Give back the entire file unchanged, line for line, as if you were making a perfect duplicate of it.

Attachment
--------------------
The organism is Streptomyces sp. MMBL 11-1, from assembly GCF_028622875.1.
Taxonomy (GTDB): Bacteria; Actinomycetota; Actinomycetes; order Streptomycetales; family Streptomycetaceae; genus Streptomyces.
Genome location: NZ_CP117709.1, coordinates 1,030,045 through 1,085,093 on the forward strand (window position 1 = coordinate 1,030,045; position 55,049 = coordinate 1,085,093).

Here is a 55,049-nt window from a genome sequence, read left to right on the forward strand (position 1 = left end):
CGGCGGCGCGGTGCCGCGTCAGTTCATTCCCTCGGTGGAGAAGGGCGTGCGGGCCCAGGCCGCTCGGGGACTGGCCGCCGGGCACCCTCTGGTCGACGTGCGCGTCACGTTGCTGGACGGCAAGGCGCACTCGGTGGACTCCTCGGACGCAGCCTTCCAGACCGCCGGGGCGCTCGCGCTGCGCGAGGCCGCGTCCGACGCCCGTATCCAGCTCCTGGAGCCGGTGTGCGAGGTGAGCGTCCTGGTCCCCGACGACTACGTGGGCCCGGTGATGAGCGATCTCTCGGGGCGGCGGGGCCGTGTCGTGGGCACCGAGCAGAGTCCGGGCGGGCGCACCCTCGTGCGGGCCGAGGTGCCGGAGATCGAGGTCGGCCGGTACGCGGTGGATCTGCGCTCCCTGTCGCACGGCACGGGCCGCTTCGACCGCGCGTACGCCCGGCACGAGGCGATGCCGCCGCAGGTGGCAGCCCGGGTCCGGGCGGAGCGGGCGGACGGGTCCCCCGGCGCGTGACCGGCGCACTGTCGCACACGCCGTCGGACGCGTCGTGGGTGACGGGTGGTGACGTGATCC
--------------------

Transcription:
The organism is Streptomyces sp. MMBL 11-1, from assembly GCF_028622875.1.
Taxonomy (GTDB): Bacteria; Actinomycetota; Actinomycetes; order Streptomycetales; family Streptomycetaceae; genus Streptomyces.
Genome location: NZ_CP117709.1, coordinates 1,030,045 through 1,085,093 on the forward strand (window position 1 = coordinate 1,030,045; position 55,049 = coordinate 1,085,093).

Here is a 55,049-nt window from a genome sequence, read left to right on the forward strand (position 1 = left end):
CGGCGGCGCGGTGCCGCGTCAGTTCATTCCCTCGGTGGAGAAGGGCGTGCGGGCCCAGGCCGCTCGGGGACTGGCCGCCGGGCACCCTCTGGTCGACGTGCGCGTCACGTTGCTGGACGGCAAGGCGCACTCGGTGGACTCCTCGGACGCAGCCTTCCAGACCGCCGGGGCGCTCGCGCTGCGCGAGGCCGCGTCCGACGCCCGTATCCAGCTCCTGGAGCCGGTGTGCGAGGTGAGCGTCCTGGTCCCCGACGACTACGTGGGCCCGGTGATGAGCGATCTCTCGGGGCGGCGGGGCCGTGTCGTGGGCACCGAGCAGAGTCCGGGCGGGCGCACCCTCGTGCGGGCCGAGGTGCCGGAGATCGAGGTCGGCCGGTACGCGGTGGATCTGCGCTCCCTGTCGCACGGCACGGGCCGCTTCGACCGCGCGTACGCCCGGCACGAGGCGATGCCGCCGCAGGTGGCAGCCCGGGTCCGGGCGGAGCGGGCGGACGGGTCCCCCGGCGCGTGACCGGCGCACTGTCGCACACGCCGTCGGACGCGTCGTGGGTGACGGGTGGTGACGTGATCC